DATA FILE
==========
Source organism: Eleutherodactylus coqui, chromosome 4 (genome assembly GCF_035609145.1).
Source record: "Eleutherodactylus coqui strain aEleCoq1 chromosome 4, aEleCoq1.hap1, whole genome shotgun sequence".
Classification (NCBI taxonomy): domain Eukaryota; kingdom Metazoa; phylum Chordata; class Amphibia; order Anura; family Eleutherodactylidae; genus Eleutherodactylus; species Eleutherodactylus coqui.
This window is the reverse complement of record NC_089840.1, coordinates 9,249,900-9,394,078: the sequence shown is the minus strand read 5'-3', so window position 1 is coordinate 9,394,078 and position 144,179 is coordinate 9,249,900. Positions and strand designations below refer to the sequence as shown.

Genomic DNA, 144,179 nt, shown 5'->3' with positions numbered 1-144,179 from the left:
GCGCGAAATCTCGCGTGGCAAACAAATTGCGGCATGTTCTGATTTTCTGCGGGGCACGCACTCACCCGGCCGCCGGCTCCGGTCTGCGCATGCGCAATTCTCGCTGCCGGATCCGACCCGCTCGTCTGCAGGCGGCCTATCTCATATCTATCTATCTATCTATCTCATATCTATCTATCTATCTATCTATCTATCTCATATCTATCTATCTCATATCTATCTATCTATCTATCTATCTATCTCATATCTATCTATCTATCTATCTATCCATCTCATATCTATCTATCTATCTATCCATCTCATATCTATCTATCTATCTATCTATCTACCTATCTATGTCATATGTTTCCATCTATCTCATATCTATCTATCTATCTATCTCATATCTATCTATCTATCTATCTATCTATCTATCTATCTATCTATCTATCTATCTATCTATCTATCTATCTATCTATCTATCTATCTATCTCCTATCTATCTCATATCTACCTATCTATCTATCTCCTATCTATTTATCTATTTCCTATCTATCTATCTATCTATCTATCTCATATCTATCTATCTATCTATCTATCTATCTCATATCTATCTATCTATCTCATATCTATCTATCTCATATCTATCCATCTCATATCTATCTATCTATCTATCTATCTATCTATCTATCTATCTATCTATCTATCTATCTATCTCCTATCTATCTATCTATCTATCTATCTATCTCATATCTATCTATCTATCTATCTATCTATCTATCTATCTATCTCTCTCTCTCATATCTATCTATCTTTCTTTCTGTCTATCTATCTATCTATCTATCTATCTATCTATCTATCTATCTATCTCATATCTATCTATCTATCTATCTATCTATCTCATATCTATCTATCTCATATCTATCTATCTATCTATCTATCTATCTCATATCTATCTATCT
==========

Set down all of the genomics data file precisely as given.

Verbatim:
Source organism: Eleutherodactylus coqui, chromosome 4 (genome assembly GCF_035609145.1).
Source record: "Eleutherodactylus coqui strain aEleCoq1 chromosome 4, aEleCoq1.hap1, whole genome shotgun sequence".
Classification (NCBI taxonomy): domain Eukaryota; kingdom Metazoa; phylum Chordata; class Amphibia; order Anura; family Eleutherodactylidae; genus Eleutherodactylus; species Eleutherodactylus coqui.
This window is the reverse complement of record NC_089840.1, coordinates 9,249,900-9,394,078: the sequence shown is the minus strand read 5'-3', so window position 1 is coordinate 9,394,078 and position 144,179 is coordinate 9,249,900. Positions and strand designations below refer to the sequence as shown.

Genomic DNA, 144,179 nt, shown 5'->3' with positions numbered 1-144,179 from the left:
GCGCGAAATCTCGCGTGGCAAACAAATTGCGGCATGTTCTGATTTTCTGCGGGGCACGCACTCACCCGGCCGCCGGCTCCGGTCTGCGCATGCGCAATTCTCGCTGCCGGATCCGACCCGCTCGTCTGCAGGCGGCCTATCTCATATCTATCTATCTATCTATCTCATATCTATCTATCTATCTATCTATCTATCTCATATCTATCTATCTCATATCTATCTATCTATCTATCTATCTATCTCATATCTATCTATCTATCTATCTATCCATCTCATATCTATCTATCTATCTATCCATCTCATATCTATCTATCTATCTATCTATCTACCTATCTATGTCATATGTTTCCATCTATCTCATATCTATCTATCTATCTATCTCATATCTATCTATCTATCTATCTATCTATCTATCTATCTATCTATCTATCTATCTATCTATCTATCTATCTATCTATCTATCTATCTATCTCCTATCTATCTCATATCTACCTATCTATCTATCTCCTATCTATTTATCTATTTCCTATCTATCTATCTATCTATCTATCTCATATCTATCTATCTATCTATCTATCTATCTCATATCTATCTATCTATCTCATATCTATCTATCTCATATCTATCCATCTCATATCTATCTATCTATCTATCTATCTATCTATCTATCTATCTATCTATCTATCTATCTATCTCCTATCTATCTATCTATCTATCTATCTATCTCATATCTATCTATCTATCTATCTATCTATCTATCTATCTATCTCTCTCTCTCATATCTATCTATCTTTCTTTCTGTCTATCTATCTATCTATCTATCTATCTATCTATCTATCTATCTATCTCATATCTATCTATCTATCTATCTATCTATCTCATATCTATCTATCTCATATCTATCTATCTATCTATCTATCTATCTCATATCTATCTATCT